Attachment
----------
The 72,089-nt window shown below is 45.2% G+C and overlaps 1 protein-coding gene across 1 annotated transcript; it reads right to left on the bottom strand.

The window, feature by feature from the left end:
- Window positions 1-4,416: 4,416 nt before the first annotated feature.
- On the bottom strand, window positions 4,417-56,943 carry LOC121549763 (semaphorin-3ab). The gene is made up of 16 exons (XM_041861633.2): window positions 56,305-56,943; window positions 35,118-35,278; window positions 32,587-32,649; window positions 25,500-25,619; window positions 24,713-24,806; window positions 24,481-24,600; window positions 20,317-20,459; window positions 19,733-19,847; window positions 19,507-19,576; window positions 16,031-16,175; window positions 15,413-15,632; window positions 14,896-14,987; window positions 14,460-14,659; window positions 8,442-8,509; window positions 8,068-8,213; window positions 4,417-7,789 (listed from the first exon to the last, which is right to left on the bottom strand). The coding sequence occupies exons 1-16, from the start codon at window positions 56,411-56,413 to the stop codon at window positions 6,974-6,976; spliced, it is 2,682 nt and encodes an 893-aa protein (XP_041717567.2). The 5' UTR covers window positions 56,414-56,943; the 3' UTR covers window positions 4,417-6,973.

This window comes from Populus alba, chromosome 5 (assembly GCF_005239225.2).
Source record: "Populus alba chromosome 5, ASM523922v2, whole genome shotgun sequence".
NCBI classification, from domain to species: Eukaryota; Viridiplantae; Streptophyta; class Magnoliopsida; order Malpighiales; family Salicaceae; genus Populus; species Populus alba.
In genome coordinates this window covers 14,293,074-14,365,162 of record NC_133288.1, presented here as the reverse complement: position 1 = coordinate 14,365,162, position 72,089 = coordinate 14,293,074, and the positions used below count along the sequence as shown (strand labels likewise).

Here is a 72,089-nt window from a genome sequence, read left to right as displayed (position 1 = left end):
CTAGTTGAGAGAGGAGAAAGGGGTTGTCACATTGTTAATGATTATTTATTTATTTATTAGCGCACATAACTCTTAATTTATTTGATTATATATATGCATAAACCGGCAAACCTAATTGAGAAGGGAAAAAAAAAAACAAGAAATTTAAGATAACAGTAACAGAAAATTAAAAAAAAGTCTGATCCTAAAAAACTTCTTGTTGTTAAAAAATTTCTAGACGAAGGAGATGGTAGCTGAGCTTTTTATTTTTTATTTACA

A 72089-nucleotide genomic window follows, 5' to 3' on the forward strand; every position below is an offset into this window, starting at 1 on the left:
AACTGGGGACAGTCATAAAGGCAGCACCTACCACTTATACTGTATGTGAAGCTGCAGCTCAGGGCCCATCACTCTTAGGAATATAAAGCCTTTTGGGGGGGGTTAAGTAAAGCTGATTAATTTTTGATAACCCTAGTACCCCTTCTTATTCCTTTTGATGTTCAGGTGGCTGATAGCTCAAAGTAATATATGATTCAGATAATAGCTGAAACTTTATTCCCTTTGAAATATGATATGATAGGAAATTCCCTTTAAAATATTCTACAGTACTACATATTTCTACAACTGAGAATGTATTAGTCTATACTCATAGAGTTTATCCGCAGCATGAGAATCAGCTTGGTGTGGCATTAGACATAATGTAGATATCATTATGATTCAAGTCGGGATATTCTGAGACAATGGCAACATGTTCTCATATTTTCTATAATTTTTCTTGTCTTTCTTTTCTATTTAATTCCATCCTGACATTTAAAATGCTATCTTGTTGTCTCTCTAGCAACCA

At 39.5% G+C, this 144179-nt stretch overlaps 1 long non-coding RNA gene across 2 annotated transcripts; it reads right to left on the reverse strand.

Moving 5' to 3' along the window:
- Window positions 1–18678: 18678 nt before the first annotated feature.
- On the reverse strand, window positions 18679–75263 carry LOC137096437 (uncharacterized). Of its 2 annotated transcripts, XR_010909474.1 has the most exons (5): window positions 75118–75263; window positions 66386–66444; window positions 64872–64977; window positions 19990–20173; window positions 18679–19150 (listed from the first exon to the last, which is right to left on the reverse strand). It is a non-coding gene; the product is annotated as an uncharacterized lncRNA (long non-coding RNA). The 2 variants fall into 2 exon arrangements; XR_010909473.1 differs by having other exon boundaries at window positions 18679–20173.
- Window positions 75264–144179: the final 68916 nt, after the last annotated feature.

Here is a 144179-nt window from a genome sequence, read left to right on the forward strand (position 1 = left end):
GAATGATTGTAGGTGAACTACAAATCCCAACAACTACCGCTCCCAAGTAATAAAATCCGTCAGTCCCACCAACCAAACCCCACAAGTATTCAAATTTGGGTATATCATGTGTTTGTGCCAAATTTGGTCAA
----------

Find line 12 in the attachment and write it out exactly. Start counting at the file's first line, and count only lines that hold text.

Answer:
AACTGGGGACAGTCATAAAGGCAGCACCTACCACTTATACTGTATGTGAAGCTGCAGCTCAGGGCCCATCACTCTTAGGAATATAAAGCCTTTTGGGGGGGGTTAAGTAAAGCTGATTAATTTTTGATAACCCTAGTACCCCTTCTTATTCCTTTTGATGTTCAGGTGGCTGATAGCTCAAAGTAATATATGATTCAGATAATAGCTGAAACTTTATTCCCTTTGAAATATGATATGATAGGAAATTCCCTTTAAAATATTCTACAGTACTACATATTTCTACAACTGAGAATGTATTAGTCTATACTCATAGAGTTTATCCGCAGCATGAGAATCAGCTTGGTGTGGCATTAGACATAATGTAGATATCATTATGATTCAAGTCGGGATATTCTGAGACAATGGCAACATGTTCTCATATTTTCTATAATTTTTCTTGTCTTTCTTTTCTATTTAATTCCATCCTGACATTTAAAATGCTATCTTGTTGTCTCTCTAGCAACCA